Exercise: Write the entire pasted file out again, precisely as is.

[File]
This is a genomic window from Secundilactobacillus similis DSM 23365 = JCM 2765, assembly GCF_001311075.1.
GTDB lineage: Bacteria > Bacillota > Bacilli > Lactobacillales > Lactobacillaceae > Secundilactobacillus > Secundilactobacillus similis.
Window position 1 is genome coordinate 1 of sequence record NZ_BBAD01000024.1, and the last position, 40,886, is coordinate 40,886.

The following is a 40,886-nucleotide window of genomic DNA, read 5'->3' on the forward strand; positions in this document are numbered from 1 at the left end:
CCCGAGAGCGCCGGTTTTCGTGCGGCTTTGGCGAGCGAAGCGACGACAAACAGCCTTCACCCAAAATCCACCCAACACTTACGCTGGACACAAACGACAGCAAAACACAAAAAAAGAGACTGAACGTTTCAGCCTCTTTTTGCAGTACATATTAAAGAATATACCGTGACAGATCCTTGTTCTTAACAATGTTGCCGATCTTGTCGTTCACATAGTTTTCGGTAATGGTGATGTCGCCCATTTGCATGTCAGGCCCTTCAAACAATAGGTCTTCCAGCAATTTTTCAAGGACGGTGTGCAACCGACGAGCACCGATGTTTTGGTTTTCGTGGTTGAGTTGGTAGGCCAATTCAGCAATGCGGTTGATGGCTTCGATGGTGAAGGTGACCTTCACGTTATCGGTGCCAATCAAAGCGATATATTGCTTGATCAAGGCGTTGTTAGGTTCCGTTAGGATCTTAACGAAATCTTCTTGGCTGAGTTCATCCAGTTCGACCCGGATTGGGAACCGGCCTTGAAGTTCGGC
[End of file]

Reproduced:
This is a genomic window from Secundilactobacillus similis DSM 23365 = JCM 2765, assembly GCF_001311075.1.
GTDB lineage: Bacteria > Bacillota > Bacilli > Lactobacillales > Lactobacillaceae > Secundilactobacillus > Secundilactobacillus similis.
Window position 1 is genome coordinate 1 of sequence record NZ_BBAD01000024.1, and the last position, 40,886, is coordinate 40,886.

The following is a 40,886-nucleotide window of genomic DNA, read 5'->3' on the forward strand; positions in this document are numbered from 1 at the left end:
CCCGAGAGCGCCGGTTTTCGTGCGGCTTTGGCGAGCGAAGCGACGACAAACAGCCTTCACCCAAAATCCACCCAACACTTACGCTGGACACAAACGACAGCAAAACACAAAAAAAGAGACTGAACGTTTCAGCCTCTTTTTGCAGTACATATTAAAGAATATACCGTGACAGATCCTTGTTCTTAACAATGTTGCCGATCTTGTCGTTCACATAGTTTTCGGTAATGGTGATGTCGCCCATTTGCATGTCAGGCCCTTCAAACAATAGGTCTTCCAGCAATTTTTCAAGGACGGTGTGCAACCGACGAGCACCGATGTTTTGGTTTTCGTGGTTGAGTTGGTAGGCCAATTCAGCAATGCGGTTGATGGCTTCGATGGTGAAGGTGACCTTCACGTTATCGGTGCCAATCAAAGCGATATATTGCTTGATCAAGGCGTTGTTAGGTTCCGTTAGGATCTTAACGAAATCTTCTTGGCTGAGTTCATCCAGTTCGACCCGGATTGGGAACCGGCCTTGAAGTTCGGC